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Species / Xenophora Tatei


Original Description of Xenophora (Tugurium) tatei by Harris, 1897, p. 254

  • "Shell trochiform, with moderately elevated spire ; whorls broad, seven in number, very small to commence with, but rapidly increasing in size; the surface of the whorls, as seen between the foreign fragments adhering (mostly in the vicinity of the suture), is irregularly, obliquely undulating and ornamented by closely-set wavy, roughly spiral lineations, which are crossed by more or less conspicuous growth-lines; the keel at the periphery of the last whorl is sharp and undulating; the under surface is concave, the depression being most marked near the keel, curved lines of growth are conspicuous; aperture subquadrate; outer margin thin, strongly curved, deeply concave, and much produced at the margin owing to the prolongation of the last whorl in that region; inner margin slightly thickened, the thin callosity spreading over as a plate or lining on the inner posterior surface of the aperture; umbilicus funnel-shaped, small."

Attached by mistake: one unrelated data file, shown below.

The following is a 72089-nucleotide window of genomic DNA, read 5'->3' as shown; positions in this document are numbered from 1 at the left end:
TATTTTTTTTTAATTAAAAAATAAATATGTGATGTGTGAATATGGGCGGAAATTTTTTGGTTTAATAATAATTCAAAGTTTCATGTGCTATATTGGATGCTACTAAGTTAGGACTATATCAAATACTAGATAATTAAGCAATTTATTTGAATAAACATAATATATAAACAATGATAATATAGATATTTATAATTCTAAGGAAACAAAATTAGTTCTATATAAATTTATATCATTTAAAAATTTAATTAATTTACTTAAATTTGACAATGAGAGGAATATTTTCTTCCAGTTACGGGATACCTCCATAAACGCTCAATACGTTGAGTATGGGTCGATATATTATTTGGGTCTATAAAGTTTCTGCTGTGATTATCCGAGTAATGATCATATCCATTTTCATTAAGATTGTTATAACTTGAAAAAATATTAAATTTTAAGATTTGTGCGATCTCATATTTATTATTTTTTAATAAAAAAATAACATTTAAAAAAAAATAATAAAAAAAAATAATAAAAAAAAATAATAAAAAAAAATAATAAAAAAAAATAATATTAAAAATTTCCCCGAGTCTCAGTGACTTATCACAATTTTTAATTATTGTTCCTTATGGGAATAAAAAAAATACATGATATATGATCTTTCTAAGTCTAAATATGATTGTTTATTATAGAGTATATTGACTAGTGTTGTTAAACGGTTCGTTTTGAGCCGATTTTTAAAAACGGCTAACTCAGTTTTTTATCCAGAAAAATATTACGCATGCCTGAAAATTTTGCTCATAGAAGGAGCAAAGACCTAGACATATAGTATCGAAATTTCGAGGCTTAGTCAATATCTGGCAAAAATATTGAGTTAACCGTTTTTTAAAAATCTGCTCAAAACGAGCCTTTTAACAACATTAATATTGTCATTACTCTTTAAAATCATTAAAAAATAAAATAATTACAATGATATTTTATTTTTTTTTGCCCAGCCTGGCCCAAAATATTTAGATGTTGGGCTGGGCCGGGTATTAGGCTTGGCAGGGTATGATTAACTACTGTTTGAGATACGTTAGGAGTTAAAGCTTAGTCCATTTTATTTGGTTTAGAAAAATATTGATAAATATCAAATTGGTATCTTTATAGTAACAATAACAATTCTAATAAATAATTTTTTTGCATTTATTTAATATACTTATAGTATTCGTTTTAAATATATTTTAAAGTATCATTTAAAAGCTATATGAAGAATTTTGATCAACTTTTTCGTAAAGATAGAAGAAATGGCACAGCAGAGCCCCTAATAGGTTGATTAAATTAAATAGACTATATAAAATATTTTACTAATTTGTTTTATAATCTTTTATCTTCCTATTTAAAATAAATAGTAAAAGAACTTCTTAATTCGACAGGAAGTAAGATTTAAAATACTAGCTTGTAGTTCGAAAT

Locus typicus: Muddy Creek, 7km west of Hamilton, Victoria, Australia

Stratum typicum: (Eocene in Harris, 1897); Muddy Creek Formation, Balcombian, Middle Miocene

Types: British Museum No. G.5538

Xenophora (Tugurium) tatei Harris, 1897; pl. VII, fig. 7 a, b

Xenophora tatei Harris, 1897; Muddy Creek Formation, Balcombian, Middle Miocene; Muddy Creek, 7km west of Hamilton, Victoria, Australia; 33 mm Diameter; Coll. Adam Anderson


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